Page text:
It is the picture that inspires memories of an extraordinary brush with mega-stardom for a well-known Perth music family.
Dean Denton, frontman of former Perth pub rockers the Frames, and his family have revealed details about a bizarre friendship with pop legend Michael Jackson.
They told _The Weekend West _how a chance meeting with Jackson in a Doubleview video shop in 1996 led to an intimate year-long relationship and they were all adamant "Jacko" was nowhere near as whacko as implied before his death in 2009.
The revelations surfaced as a Los Angeles jury began hearing evidence this week in a negligence lawsuit filed by Jackson's mother Katherine against promoter AEG Live.
She claims AEG, which has denied any wrongdoing, was negligent in not properly investigating a now-jailed doctor who gave her son a powerful anaesthetic as he prepared for his This Is It comeback tour.
The trademark black hat, with gold-embossed name on the inside, that Jackson gave the Dentons sits in a transparent box in their northern suburbs home under their prized family photo with him. It is encased with their backstage passes to his Perth concert.
A then eight-year-old Ash Denton had been roller-blading along Scarborough Beach Road with his mother Val when Jackson's security guard invited them into the video store. A day later, they joined an excited mob at Scarborough's Rendezvous Hotel where Jackson was staying.
On spotting Ash in the crowd, Jackson invited him and his mother to his pent- house suite. The family then joined others the night of the concert in the suite, which was scattered with children's party food such as lollies and fairy bread. Ash went with Jackson in his limousine to the gig and was part of a circle of children on stage for Jackson's song Heal The World.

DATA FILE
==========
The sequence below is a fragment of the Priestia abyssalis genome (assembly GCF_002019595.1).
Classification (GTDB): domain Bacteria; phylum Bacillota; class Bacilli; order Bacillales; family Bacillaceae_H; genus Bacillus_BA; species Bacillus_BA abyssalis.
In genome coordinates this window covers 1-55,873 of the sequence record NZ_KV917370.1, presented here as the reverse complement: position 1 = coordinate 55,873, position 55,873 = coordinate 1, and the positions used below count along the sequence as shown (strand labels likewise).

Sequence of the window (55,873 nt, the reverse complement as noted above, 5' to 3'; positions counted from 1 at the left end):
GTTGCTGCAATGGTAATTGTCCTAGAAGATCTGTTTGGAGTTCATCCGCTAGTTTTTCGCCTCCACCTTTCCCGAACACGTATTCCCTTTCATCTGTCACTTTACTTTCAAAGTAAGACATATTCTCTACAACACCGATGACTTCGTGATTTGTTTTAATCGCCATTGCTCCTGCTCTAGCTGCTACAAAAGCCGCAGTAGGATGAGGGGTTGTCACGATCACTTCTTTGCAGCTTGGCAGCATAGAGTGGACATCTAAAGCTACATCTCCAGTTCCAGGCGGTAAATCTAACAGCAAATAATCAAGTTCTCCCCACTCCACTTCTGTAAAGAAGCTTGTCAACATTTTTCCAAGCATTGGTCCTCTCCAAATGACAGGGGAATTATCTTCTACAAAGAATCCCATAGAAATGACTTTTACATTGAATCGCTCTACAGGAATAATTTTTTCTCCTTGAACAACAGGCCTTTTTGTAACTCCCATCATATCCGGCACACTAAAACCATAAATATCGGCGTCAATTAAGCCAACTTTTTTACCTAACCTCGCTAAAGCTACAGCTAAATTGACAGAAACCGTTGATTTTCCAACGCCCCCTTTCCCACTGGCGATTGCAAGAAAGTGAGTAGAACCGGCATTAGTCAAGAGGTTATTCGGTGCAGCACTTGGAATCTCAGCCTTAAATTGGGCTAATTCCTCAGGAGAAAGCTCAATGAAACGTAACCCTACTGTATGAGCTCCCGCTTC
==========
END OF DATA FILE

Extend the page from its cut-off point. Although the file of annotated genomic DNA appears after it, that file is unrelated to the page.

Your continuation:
"You think back to it now and you think, 'We've met the absolute pinnacle of performers' . . . wow," Ash said.
Dean Denton recalled Jackson phoning him for consent about any contact with his children. "He was as eccentric as hell, but he had that many people caring about him he couldn't do anything himself," he said.
Mrs Denton said Jackson let her "play in his wardrobe" and try on his jackets. She said later they started speaking by phone. "To start with, he was phoning me about once a week, just about life," she said.
"It was like, 'Wow, you cut your own lawn? You paint your own house? Do you love shopping? I love shopping'. He was just lonely. It was when the first lot of charges were laid and we talked a lot about that, how heartbroken he was that it had come to that."
Then suddenly, the calls stopped for good.